Sediments extracted from the Antarctic seafloor show the world's largest ice shelf has disintegrated and reappeared many times in the past.
The drill rig is near New Zealand and US bases on Ross Island (Image: Cliff Atkins)
Fluctuations in the Ross Ice Shelf are revealed by an early look at cores drilled from the seabed underneath the giant ice slab.
The investigation is being carried out by scientists drilling near the US and New Zealand bases on Ross Island.
The team wants to link the data to what is already known about past climate.
The long-term aim of the scientists is to find out what the Ross Ice Shelf - a floating slab of ice the size of France - and the West Antarctic Ice Sheet have been doing over the past 10 million years.
The researchers are part of the first team to drill as part of the international Andrill project to investigate the geological history of Antarctica.
"We're seeing numerous cycles of the ice shelf or ice sheet being present at the site and then being absent," said Dr Tim Naish, a palaeoclimatologist at New Zealand's Institute of Geological and Nuclear Sciences and one of the chief scientists for the Antarctica Geological Drilling project (Andrill).
"These are dramatic fluctuations."
"The big question is how stable is this enormous ice shelf, the Ross Ice Shelf, which is being fed by the West Antarctic Ice Sheet," said Dr Naish.
Already, just weeks into the project and more than 600m into the seafloor off Antarctica, they've been able to show that this part of the icy continent has at earlier times been open water, and at times, has been covered by an ice sheet.
"When the ice sheet is there, the sediments you get under it are very rubbly. They are the sort of sediments that you would see at the front of [glaciers]," explains Naish.
The team has drilled more than 600m down (Image: Tim Naish)
"When the ice lifts a bit, so water can flow underneath, and it becomes an ice shelf, you still get those rubbly bits but you also get sediments that tell you water was around, that water was flowing back and forth.
"When the ice shelf disappears and you've got completely open water, then you've got a completely different situation where you have high biological productivity and a lot of microfossils preserved."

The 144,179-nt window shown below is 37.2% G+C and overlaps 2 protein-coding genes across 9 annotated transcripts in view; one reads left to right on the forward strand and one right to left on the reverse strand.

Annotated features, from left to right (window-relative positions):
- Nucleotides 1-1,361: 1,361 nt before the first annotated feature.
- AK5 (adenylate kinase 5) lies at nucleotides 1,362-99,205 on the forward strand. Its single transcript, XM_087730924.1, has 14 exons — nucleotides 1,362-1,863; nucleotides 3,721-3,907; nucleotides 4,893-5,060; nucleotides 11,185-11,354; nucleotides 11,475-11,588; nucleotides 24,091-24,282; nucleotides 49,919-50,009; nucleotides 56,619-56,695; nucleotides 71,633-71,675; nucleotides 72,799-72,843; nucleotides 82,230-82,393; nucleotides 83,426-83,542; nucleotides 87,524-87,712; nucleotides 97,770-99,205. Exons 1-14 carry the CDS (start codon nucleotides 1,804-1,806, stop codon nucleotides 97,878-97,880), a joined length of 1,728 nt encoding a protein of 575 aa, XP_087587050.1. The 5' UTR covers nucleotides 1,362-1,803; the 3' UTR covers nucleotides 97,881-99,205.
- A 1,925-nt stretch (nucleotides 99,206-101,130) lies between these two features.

The scientists also want to determine, by dating the sediments, just when the ice disappeared in order to link that information to what is known about the climate back then.
The aim, said Dr Naish, is provide from this sedimentary snapshot an analogue for what might happen in the warmer climate the Intergovernmental Panel on Climate Change (IPCC) predicts.
The IPCC, the body responsible for collating and analysing climate data for the global community, predicts average global temperatures will rise by between 1.4C and 5.8C by 2100.
"If we drill back in time, we can get a record of how [the Ross Ice Shelf] behaved, during times, certainly in the last million years, when we know the temperatures from the ice cores suggest that the planet was two to three degrees warmer," the Andrill project member explained.
Tim Naish wants to find out how stable the ice shelf is (Image: Megan Berg)
Scientists know ice shelves are the most vulnerable part of the Antarctic. On the Antarctic Peninsula, where temperatures have risen 2.5C in the past 50 years, there have been spectacular collapses such as the demise in 2002 of the Larsen B shelf.
The collapse of an ice shelf can lead to further loss of ice from the Antarctic continent itself.
Dr Naish explained: "One of the things we've learnt from the collapse of the ice shelves around the Antarctic Peninsula is that once the ice shelf goes, the glaciers feeding it speed up and you start to lose ice mass off the continent much faster because the ice shelves essentially buttress the glaciers that are feeding them."
If the West Antarctic Ice Sheet and its northern counterpart on Greenland, were both to melt, sea levels around the world would rise about 10 to 12m. And there is some evidence, says Dr Naish, that the West Antarctic Ice sheet - and not just the Ross Ice Shelf - has also disappeared during warmer periods in the past.
Previous drilling has showed that ice sheets were quite dynamic, collapsing and reforming in line with the Earth's Milankovitch cycles. These are small "wobbles" in the Earth's orbit that are known to happen roughly every 20,000, 40,000 and 100,000 years.
But said Dr Naish, "during all those natural cycles, carbon dioxide never got above 300 parts per million. So in the last 200 years, we've had this geologically unprecedented increase in CO2 - it's 30% higher than it has been over the last several million years and it's occurred at a rate we've never seen geologically."
To understand more, the Andrill team will study exhaustively the core extracted from beneath the Ross Ice Shelf. So far, the team has drilled more than 600m and expects eventually to reach 1200m beneath the seafloor.
But already, the evidence in the sediments of what happened to the Ross Ice Shelf and the West Antarctic Ice Sheet is significant.
Dr Naish muses: "If they collapsed in the past without the present level of CO2 and the Earth was two to three degrees warmer, what's going to happen with the doubling of CO2 and potentially much higher temperatures?"